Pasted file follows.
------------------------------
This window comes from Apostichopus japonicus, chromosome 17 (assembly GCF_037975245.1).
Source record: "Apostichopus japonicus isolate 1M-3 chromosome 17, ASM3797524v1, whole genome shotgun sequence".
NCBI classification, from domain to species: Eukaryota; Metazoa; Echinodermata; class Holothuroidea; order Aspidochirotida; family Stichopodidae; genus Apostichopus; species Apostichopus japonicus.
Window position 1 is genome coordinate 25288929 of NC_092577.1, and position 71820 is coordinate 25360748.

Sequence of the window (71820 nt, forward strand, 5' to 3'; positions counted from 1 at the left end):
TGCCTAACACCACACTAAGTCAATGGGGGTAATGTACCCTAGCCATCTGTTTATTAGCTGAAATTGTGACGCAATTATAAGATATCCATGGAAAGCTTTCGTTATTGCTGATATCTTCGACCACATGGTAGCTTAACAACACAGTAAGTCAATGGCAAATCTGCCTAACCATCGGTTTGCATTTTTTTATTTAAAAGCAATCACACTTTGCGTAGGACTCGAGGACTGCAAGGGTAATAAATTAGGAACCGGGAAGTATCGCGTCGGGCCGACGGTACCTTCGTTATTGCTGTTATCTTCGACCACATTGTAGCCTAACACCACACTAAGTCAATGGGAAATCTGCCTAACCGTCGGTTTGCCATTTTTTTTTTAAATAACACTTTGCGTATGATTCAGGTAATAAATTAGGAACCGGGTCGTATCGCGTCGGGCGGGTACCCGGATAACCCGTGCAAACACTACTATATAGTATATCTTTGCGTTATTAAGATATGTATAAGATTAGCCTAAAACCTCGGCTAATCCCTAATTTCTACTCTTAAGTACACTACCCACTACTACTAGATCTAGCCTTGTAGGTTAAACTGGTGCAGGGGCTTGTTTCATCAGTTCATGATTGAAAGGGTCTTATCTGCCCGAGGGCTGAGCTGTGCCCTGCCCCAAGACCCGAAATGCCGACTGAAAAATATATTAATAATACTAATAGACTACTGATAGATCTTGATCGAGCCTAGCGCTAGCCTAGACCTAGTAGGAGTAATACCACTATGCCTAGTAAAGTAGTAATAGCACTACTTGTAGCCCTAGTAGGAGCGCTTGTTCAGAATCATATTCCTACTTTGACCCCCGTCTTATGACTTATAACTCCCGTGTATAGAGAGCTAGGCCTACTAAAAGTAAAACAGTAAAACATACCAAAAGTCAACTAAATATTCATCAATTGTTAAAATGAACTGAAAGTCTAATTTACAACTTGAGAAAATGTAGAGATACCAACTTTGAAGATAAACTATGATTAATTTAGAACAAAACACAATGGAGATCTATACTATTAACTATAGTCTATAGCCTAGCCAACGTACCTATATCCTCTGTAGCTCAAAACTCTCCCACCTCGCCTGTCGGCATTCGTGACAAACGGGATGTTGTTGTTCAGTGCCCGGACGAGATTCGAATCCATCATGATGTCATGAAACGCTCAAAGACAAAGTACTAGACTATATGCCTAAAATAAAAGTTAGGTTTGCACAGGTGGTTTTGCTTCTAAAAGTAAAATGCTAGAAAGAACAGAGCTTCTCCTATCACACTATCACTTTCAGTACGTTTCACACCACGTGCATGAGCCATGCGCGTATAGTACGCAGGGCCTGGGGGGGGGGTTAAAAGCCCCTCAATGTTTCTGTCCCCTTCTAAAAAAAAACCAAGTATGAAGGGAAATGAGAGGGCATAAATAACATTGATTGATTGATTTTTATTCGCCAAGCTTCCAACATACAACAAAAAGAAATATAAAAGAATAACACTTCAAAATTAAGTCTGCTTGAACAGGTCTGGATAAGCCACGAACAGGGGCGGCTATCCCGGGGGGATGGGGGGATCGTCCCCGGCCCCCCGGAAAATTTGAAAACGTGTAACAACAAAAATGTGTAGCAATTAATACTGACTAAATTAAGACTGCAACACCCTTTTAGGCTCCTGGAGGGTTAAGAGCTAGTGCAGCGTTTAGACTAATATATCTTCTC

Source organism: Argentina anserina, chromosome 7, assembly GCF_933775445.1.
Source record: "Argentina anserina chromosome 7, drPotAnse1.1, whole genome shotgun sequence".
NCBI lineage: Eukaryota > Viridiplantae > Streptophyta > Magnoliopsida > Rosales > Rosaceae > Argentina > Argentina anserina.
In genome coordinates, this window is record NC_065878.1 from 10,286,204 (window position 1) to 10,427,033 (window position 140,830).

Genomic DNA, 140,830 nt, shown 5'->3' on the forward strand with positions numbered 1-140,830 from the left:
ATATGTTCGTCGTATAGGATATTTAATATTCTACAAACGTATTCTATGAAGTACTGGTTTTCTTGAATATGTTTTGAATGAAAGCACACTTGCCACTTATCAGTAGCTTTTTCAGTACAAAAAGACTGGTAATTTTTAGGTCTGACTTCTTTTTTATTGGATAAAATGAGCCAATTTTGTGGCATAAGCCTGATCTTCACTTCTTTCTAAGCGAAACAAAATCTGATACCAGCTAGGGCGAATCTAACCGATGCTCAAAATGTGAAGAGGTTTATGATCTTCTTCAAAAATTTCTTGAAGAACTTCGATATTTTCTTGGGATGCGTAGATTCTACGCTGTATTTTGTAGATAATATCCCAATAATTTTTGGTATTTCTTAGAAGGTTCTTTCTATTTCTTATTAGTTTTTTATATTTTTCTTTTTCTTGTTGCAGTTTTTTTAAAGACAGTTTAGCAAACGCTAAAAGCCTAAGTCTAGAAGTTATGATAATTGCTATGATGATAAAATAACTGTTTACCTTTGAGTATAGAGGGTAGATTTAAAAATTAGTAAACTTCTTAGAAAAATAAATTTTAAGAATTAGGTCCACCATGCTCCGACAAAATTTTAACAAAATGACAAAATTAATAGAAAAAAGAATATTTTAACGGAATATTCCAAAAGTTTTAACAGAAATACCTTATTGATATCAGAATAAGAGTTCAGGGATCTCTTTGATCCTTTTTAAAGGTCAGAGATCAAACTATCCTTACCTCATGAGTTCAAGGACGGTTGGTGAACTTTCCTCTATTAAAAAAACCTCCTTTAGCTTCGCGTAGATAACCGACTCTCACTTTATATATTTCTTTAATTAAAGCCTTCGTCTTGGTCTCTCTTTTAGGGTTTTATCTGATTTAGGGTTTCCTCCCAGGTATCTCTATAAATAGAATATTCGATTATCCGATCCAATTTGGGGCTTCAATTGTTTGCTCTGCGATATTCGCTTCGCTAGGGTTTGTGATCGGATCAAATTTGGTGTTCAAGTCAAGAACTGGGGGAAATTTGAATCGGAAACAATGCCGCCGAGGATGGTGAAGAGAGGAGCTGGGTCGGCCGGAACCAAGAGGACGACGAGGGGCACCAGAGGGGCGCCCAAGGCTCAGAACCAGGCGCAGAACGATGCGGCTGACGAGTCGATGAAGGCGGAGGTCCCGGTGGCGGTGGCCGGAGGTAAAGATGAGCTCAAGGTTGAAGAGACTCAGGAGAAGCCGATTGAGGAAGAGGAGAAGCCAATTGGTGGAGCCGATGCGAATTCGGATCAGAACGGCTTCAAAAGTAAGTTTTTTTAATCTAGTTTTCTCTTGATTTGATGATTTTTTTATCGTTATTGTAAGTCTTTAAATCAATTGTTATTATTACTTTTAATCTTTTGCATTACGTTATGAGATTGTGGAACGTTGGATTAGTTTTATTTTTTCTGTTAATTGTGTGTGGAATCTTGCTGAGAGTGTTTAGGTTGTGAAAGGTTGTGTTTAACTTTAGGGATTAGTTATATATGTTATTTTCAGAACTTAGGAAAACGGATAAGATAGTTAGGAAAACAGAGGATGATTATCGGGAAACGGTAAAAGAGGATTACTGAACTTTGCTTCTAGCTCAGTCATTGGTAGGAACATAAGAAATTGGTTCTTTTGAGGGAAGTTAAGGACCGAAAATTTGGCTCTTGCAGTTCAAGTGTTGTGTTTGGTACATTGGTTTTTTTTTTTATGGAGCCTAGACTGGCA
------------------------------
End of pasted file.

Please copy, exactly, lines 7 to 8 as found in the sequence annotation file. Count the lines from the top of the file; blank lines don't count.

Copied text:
Source organism: Argentina anserina, chromosome 7, assembly GCF_933775445.1.
Source record: "Argentina anserina chromosome 7, drPotAnse1.1, whole genome shotgun sequence".